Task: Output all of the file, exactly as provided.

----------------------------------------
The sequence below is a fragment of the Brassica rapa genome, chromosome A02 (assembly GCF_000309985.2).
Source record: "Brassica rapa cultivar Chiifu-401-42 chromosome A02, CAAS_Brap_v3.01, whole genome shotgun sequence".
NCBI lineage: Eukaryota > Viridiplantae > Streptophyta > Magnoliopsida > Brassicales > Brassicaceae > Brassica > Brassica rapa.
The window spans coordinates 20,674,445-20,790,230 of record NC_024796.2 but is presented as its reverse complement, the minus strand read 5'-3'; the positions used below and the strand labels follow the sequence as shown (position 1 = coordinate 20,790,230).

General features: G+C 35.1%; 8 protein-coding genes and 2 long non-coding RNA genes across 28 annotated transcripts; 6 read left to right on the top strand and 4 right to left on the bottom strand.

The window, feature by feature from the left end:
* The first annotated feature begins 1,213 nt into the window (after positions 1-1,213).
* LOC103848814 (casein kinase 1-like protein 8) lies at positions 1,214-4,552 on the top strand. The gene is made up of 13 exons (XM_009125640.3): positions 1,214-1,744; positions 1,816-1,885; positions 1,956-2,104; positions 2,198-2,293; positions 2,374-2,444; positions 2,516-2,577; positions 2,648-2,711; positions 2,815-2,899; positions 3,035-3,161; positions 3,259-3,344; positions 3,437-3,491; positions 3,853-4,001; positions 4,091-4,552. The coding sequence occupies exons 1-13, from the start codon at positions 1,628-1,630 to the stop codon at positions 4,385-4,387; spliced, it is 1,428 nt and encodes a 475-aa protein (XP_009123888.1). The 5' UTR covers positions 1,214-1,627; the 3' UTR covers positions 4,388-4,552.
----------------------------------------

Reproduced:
The sequence below is a fragment of the Brassica rapa genome, chromosome A02 (assembly GCF_000309985.2).
Source record: "Brassica rapa cultivar Chiifu-401-42 chromosome A02, CAAS_Brap_v3.01, whole genome shotgun sequence".
NCBI lineage: Eukaryota > Viridiplantae > Streptophyta > Magnoliopsida > Brassicales > Brassicaceae > Brassica > Brassica rapa.
The window spans coordinates 20,674,445-20,790,230 of record NC_024796.2 but is presented as its reverse complement, the minus strand read 5'-3'; the positions used below and the strand labels follow the sequence as shown (position 1 = coordinate 20,790,230).

General features: G+C 35.1%; 8 protein-coding genes and 2 long non-coding RNA genes across 28 annotated transcripts; 6 read left to right on the top strand and 4 right to left on the bottom strand.

The window, feature by feature from the left end:
* The first annotated feature begins 1,213 nt into the window (after positions 1-1,213).
* LOC103848814 (casein kinase 1-like protein 8) lies at positions 1,214-4,552 on the top strand. The gene is made up of 13 exons (XM_009125640.3): positions 1,214-1,744; positions 1,816-1,885; positions 1,956-2,104; positions 2,198-2,293; positions 2,374-2,444; positions 2,516-2,577; positions 2,648-2,711; positions 2,815-2,899; positions 3,035-3,161; positions 3,259-3,344; positions 3,437-3,491; positions 3,853-4,001; positions 4,091-4,552. The coding sequence occupies exons 1-13, from the start codon at positions 1,628-1,630 to the stop codon at positions 4,385-4,387; spliced, it is 1,428 nt and encodes a 475-aa protein (XP_009123888.1). The 5' UTR covers positions 1,214-1,627; the 3' UTR covers positions 4,388-4,552.